Jakob Ludwig Felix Mendelssohn Bartholdy – or more commonly known today via the shortened Felix Mendelssohn – is one of the selected members of the group that was responsible for creating timeless and unforgettable classical music works through his use and demonstration of his skill and instinct for music. He achieved these largely through the manipulation of the musical instrument and the carefully blending of the sound that they produced. What Mendelssohn wasn’t able to tell the word directly through words, he told the world through his music. This is not surprising considering what he believed in, particularly in the role of music.
“Mendelssohn reminds us that words express less precisely than music1.” Mendelssohn used several different musical instruments for his compositions. One of the things that he used effectively for which he was often given credited for a job well done was for his use of the clarinet2. However, minimal it was to some observers who believed that he was more focused on his piano, which were always challenged by the fact that “in addition to the piano quartets, he produced sonatas for viola and clarinet3.” Throughout his lifetime, Mendelssohn was able to create many musical composition; several of this became popular like the Symphonies 4 and 5 (the Scottish and the Italian), the Scherzo for the work A Midsummer Night’s Dream, and the Concert Piece in D minor, Op. 114 for clarinet and basset horn, which was reviewed very positively especially since “the duet for clarinet and basset horn with piano accompaniment by Felix Mendelssohn-Bartoldy was an interesting and melodic work4.”
Analysis: Felix Mendelssohn and his use of clarinet
Many popular classical musicians and composers – those who came before Mendelssohn and even those who came after Mendelssohn – utilized the violin and the piano intensively in their composition. They also found a very good use for the clarinet every once in a while. Mendelssohn, just like other greats like Wolfgang Amadeus Mozart and Brahms, had the ear that appreciated the sound and texture of the clarinet and found suitable form for clarinet sound either as key sound in some of his compositions or as integral part of a whole in Mendelssohn’s other musical works5. “Mendelssohn wrote frequent clarinet solos in his symphonies and overtures6.” Because of the use of the clarinet by Mendelssohn, it is now possible to create an analysis of Mendelssohn’s outlook, approach and perspective on the sound of the clarinet and how and when he uses it and why.
An important role of the clarinet for the compositions of Mendelssohn is found in his penchant for creating what analysts considered as orchestral colour in the overall sound and feel of Mendelssohn’s musical compositions. The clarinet, as well as other different musical instruments, is something that he relies heavily on so that this particular characteristic in his compositions is achieved. Take for example, the role of the clarinet in the orchestral colour for Mendelssohn’s opus The Hebrides and how the clarinet was mentioned specifically as one of the key instruments responsible for bringing out this particular characteristic of the musical composition7. Larry Todd explained that “orchestral colour is an active agent in The Herbrides.8” He added the the audience can actually hear “a shifting series of orchestral hues in the accompaniment: in the opening bars, sustained brushes of violins, clarinets, oboes, and flutes…in the reprise, shimmering trills and tremolos in the violins, clarinets and flute9.”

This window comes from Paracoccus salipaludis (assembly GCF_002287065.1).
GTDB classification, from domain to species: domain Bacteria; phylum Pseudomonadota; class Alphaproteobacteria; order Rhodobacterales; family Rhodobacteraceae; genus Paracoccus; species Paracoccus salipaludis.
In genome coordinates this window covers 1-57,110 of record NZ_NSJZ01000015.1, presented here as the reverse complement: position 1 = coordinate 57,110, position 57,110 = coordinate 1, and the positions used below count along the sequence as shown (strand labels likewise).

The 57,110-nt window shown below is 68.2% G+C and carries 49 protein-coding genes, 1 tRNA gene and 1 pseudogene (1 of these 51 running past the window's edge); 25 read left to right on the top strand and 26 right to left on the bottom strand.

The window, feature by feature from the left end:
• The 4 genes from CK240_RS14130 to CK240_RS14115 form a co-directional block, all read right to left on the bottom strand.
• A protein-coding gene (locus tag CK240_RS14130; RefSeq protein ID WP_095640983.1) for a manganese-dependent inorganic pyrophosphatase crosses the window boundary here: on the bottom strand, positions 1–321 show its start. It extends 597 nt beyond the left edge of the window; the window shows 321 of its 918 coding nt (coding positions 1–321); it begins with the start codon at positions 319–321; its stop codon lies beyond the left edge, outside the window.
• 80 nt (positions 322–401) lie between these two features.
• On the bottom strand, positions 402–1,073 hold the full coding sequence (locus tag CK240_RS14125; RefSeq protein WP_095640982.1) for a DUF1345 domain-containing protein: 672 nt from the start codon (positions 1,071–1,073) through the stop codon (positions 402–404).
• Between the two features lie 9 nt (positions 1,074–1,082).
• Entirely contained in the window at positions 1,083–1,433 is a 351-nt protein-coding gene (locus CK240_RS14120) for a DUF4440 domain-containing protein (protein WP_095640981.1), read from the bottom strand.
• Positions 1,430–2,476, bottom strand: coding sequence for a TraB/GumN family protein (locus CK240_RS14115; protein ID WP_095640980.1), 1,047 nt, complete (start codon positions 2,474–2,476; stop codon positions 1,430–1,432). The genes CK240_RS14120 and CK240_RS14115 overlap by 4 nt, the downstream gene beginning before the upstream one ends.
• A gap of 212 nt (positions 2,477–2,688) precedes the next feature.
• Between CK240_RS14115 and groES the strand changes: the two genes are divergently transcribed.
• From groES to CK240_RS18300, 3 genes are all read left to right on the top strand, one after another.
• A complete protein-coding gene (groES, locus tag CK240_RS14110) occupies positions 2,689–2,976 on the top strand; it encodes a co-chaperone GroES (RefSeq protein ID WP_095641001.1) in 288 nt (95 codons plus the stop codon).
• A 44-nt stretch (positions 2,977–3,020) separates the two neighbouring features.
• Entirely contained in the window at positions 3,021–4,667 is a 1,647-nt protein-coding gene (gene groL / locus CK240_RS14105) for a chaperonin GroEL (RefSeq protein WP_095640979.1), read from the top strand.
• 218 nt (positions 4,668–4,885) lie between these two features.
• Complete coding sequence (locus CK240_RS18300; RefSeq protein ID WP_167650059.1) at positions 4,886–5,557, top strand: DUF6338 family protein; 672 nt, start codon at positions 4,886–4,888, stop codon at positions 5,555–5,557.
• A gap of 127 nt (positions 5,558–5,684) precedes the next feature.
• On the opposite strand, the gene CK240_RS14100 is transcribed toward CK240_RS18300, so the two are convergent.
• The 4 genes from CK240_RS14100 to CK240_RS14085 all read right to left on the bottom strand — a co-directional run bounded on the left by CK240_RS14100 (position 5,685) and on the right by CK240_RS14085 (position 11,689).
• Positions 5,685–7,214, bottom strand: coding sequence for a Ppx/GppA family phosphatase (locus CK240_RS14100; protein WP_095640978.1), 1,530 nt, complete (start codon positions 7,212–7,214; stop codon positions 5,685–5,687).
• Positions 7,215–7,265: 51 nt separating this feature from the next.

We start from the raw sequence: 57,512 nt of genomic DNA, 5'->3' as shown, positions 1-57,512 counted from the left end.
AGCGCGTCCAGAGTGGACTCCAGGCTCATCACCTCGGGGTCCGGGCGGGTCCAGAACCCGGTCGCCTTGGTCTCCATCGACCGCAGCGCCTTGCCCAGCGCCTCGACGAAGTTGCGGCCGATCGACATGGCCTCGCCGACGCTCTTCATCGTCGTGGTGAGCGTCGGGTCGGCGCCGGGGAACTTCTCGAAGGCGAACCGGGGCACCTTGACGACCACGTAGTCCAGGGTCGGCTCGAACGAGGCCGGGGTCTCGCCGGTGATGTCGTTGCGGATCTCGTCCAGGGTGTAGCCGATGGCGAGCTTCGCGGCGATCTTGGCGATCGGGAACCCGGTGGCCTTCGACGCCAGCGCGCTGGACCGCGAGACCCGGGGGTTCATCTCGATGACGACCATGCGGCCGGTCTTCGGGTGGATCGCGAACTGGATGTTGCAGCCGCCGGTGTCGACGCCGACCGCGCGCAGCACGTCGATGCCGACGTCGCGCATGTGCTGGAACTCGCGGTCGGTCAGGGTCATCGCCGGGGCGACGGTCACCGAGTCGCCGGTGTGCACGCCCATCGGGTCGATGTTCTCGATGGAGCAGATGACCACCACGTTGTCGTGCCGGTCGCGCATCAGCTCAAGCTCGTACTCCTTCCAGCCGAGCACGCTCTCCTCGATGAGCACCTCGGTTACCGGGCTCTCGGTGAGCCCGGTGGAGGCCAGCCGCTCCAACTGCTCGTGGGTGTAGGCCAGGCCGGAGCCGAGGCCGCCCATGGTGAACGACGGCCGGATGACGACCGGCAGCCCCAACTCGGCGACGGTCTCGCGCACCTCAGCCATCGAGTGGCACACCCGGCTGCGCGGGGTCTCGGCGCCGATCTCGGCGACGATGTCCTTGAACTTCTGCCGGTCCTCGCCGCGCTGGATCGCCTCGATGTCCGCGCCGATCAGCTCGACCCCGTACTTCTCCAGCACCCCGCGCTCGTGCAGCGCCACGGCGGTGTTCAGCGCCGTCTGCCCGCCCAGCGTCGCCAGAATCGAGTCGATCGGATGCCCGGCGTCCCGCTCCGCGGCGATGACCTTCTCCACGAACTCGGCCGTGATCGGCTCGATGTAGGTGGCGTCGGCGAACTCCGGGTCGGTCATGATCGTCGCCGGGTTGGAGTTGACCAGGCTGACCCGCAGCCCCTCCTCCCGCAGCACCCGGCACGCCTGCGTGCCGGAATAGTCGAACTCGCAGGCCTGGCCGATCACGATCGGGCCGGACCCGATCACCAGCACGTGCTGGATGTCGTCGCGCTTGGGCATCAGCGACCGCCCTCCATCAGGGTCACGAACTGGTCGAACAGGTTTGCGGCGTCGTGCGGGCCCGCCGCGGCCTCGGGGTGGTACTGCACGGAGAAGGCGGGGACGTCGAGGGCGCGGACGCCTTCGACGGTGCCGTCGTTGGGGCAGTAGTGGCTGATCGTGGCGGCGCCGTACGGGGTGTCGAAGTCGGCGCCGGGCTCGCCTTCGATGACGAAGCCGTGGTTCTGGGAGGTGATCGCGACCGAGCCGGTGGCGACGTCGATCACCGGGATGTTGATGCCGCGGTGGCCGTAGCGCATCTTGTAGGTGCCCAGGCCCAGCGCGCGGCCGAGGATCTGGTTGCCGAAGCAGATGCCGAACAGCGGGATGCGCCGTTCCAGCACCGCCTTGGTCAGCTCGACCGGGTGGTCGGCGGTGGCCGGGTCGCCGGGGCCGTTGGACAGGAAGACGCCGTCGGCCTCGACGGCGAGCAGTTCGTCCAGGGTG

One of the popular works of Mendelssohn is the Symphony No. 5 “Italian.” In this particular musical piece, Mendelssohn utilized the clarinet in such a way that it blends well with the rest of the other wind instruments that are also featured in this particular musical piece. While listening to the piece, the listener can notice the moments wherein the clarinet comes into play and how it seems to fuse with the sound of the wind instruments. The solos that were allotted for the clarinet by Mendelssohn, however short it was during the intermissions between the pacing of the clarinet solos, nonetheless, allowed the clarinet sound to make its mark in the musical piece, while moving to the background everytime the clarinet solo is done.10 In the widely respected book entitled “The Clarinet”, it says that “in the Italian Symphony, a favourite today, the clarinet fits comfortably into the wind section, emerging now and again with short solos11.”
Felix Mendelssohn – Maximizing the Clarinet
Despite the fact that Mendelssohn was not able to write many substantial repertoires that uses the clarinet unlike other great musical composers like Mozart, Weber, or Brahms did, Mendelssohn, nonetheless, managed to create some of the most famous clarinet excerpts during the times that he did used the clarinet. These musical pieces were even required for auditions and were played extensively inside classical music competitions around the world today.
The Scherzo from A Midsummer Night’s Dream features a clarinet sound that has been so distinct that it was instrumental to the creation of the overall personality of the music and it stood out intensely from the rest of the musical instruments involved in this particular composition. The odd part was that this was not even a piece that was made to feature the clarinet as a the instrument focused on by the sound of the overall composition; nor was the clarinet actually given even clarinet solo parts throughout the musical piece. And yet, the effective use and placing and design of Mendelssohn of the sound texture and other features of the clarinet allowed it to shine bright throughout the piece. “Perhaps the most famous Mendelssohn clarinet part is not really one that involves solo work at all12 (Pino, 1998, p 249).”